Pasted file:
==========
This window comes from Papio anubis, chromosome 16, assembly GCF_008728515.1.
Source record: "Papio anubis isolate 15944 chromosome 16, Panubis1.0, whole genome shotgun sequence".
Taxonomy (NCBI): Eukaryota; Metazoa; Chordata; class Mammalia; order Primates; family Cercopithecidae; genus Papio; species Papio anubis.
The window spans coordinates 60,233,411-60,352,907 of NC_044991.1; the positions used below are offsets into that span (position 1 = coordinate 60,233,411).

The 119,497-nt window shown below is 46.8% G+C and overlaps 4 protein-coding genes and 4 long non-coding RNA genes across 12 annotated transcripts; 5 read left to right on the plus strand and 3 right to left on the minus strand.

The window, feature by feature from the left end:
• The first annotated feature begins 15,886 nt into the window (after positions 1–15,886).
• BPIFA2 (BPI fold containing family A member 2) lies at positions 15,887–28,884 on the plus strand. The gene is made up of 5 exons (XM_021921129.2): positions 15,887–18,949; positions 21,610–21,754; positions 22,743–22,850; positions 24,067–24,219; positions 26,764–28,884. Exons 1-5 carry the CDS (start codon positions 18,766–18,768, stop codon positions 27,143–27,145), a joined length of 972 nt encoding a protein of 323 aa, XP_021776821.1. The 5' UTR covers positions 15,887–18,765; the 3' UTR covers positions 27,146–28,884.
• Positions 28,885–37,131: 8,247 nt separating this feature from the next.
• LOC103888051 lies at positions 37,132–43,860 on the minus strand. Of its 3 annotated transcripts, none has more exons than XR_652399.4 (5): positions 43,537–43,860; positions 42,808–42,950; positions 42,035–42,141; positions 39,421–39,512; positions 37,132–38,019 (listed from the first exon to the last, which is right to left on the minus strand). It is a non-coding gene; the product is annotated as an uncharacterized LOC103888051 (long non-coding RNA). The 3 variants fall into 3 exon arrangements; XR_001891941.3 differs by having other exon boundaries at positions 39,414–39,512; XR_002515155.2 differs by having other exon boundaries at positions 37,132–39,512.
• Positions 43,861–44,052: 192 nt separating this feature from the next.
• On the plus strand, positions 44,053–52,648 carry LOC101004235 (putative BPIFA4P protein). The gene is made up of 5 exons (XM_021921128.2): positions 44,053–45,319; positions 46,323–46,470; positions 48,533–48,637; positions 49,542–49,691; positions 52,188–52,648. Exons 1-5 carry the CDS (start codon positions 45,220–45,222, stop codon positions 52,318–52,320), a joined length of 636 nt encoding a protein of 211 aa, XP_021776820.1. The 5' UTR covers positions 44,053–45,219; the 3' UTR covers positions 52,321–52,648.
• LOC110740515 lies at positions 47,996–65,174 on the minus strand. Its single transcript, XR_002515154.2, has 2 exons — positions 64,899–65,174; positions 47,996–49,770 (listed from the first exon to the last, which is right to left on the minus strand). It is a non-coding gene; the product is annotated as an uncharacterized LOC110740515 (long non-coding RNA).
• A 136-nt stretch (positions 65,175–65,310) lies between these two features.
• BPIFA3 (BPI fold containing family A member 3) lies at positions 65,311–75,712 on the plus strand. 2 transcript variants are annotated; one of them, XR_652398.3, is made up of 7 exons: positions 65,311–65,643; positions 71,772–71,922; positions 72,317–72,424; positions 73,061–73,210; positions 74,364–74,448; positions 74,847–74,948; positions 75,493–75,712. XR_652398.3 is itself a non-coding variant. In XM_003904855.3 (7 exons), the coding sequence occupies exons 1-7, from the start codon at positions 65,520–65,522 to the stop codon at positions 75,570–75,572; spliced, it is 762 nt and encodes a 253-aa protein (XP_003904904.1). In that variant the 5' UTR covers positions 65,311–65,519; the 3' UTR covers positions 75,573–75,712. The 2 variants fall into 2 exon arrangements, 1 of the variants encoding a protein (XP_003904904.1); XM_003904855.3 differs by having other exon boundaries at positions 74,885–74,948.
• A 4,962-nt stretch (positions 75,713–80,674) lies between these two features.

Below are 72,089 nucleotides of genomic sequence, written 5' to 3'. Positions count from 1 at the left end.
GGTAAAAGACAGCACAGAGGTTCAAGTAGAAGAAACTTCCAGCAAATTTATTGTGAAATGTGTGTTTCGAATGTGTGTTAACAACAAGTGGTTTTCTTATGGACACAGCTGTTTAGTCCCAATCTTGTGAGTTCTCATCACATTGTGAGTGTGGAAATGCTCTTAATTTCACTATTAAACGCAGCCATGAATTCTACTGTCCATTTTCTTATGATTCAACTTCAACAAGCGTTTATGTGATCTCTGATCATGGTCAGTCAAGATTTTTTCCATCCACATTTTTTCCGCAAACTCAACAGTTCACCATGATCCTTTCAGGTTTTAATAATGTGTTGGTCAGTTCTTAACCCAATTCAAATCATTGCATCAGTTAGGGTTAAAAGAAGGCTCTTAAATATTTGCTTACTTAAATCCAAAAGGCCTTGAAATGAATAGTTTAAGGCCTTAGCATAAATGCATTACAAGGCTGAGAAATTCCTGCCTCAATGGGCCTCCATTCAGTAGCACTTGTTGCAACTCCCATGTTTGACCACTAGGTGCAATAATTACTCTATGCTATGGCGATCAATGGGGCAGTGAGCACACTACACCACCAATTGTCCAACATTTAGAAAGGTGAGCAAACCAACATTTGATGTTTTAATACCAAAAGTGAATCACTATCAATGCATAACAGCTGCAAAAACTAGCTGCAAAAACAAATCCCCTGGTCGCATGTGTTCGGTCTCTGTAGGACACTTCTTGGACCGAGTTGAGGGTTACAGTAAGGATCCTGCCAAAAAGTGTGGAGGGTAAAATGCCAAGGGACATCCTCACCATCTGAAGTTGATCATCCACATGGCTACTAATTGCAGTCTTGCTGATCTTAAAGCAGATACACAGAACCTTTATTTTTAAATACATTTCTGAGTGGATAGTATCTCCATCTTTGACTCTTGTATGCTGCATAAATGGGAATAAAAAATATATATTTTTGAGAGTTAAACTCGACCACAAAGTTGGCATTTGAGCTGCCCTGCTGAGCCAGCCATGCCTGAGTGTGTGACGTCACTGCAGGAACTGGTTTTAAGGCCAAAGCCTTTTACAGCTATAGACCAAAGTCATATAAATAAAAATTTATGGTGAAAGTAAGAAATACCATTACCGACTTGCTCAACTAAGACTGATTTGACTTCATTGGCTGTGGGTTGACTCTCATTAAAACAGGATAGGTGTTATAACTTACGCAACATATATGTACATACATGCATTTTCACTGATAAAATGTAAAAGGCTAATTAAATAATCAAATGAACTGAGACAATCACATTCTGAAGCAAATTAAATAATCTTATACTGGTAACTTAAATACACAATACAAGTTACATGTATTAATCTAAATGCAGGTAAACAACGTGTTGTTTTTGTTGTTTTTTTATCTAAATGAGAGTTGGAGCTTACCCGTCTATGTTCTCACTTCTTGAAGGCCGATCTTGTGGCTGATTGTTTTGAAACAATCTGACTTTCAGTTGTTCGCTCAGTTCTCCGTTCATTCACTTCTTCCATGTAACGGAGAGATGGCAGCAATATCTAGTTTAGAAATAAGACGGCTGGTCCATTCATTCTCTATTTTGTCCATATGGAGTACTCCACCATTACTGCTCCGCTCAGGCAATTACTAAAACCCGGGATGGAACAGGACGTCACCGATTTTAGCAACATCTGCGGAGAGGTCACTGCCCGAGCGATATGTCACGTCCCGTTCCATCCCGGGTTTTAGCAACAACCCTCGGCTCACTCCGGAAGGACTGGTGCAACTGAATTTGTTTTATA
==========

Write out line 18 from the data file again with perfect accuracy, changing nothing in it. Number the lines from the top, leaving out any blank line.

GGTAAAAGACAGCACAGAGGTTCAAGTAGAAGAAACTTCCAGCAAATTTATTGTGAAATGTGTGTTTCGAATGTGTGTTAACAACAAGTGGTTTTCTTATGGACACAGCTGTTTAGTCCCAATCTTGTGAGTTCTCATCACATTGTGAGTGTGGAAATGCTCTTAATTTCACTATTAAACGCAGCCATGAATTCTACTGTCCATTTTCTTATGATTCAACTTCAACAAGCGTTTATGTGATCTCTGATCATGGTCAGTCAAGATTTTTTCCATCCACATTTTTTCCGCAAACTCAACAGTTCACCATGATCCTTTCAGGTTTTAATAATGTGTTGGTCAGTTCTTAACCCAATTCAAATCATTGCATCAGTTAGGGTTAAAAGAAGGCTCTTAAATATTTGCTTACTTAAATCCAAAAGGCCTTGAAATGAATAGTTTAAGGCCTTAGCATAAATGCATTACAAGGCTGAGAAATTCCTGCCTCAATGGGCCTCCATTCAGTAGCACTTGTTGCAACTCCCATGTTTGACCACTAGGTGCAATAATTACTCTATGCTATGGCGATCAATGGGGCAGTGAGCACACTACACCACCAATTGTCCAACATTTAGAAAGGTGAGCAAACCAACATTTGATGTTTTAATACCAAAAGTGAATCACTATCAATGCATAACAGCTGCAAAAACTAGCTGCAAAAACAAATCCCCTGGTCGCATGTGTTCGGTCTCTGTAGGACACTTCTTGGACCGAGTTGAGGGTTACAGTAAGGATCCTGCCAAAAAGTGTGGAGGGTAAAATGCCAAGGGACATCCTCACCATCTGAAGTTGATCATCCACATGGCTACTAATTGCAGTCTTGCTGATCTTAAAGCAGATACACAGAACCTTTATTTTTAAATACATTTCTGAGTGGATAGTATCTCCATCTTTGACTCTTGTATGCTGCATAAATGGGAATAAAAAATATATATTTTTGAGAGTTAAACTCGACCACAAAGTTGGCATTTGAGCTGCCCTGCTGAGCCAGCCATGCCTGAGTGTGTGACGTCACTGCAGGAACTGGTTTTAAGGCCAAAGCCTTTTACAGCTATAGACCAAAGTCATATAAATAAAAATTTATGGTGAAAGTAAGAAATACCATTACCGACTTGCTCAACTAAGACTGATTTGACTTCATTGGCTGTGGGTTGACTCTCATTAAAACAGGATAGGTGTTATAACTTACGCAACATATATGTACATACATGCATTTTCACTGATAAAATGTAAAAGGCTAATTAAATAATCAAATGAACTGAGACAATCACATTCTGAAGCAAATTAAATAATCTTATACTGGTAACTTAAATACACAATACAAGTTACATGTATTAATCTAAATGCAGGTAAACAACGTGTTGTTTTTGTTGTTTTTTTATCTAAATGAGAGTTGGAGCTTACCCGTCTATGTTCTCACTTCTTGAAGGCCGATCTTGTGGCTGATTGTTTTGAAACAATCTGACTTTCAGTTGTTCGCTCAGTTCTCCGTTCATTCACTTCTTCCATGTAACGGAGAGATGGCAGCAATATCTAGTTTAGAAATAAGACGGCTGGTCCATTCATTCTCTATTTTGTCCATATGGAGTACTCCACCATTACTGCTCCGCTCAGGCAATTACTAAAACCCGGGATGGAACAGGACGTCACCGATTTTAGCAACATCTGCGGAGAGGTCACTGCCCGAGCGATATGTCACGTCCCGTTCCATCCCGGGTTTTAGCAACAACCCTCGGCTCACTCCGGAAGGACTGGTGCAACTGAATTTGTTTTATA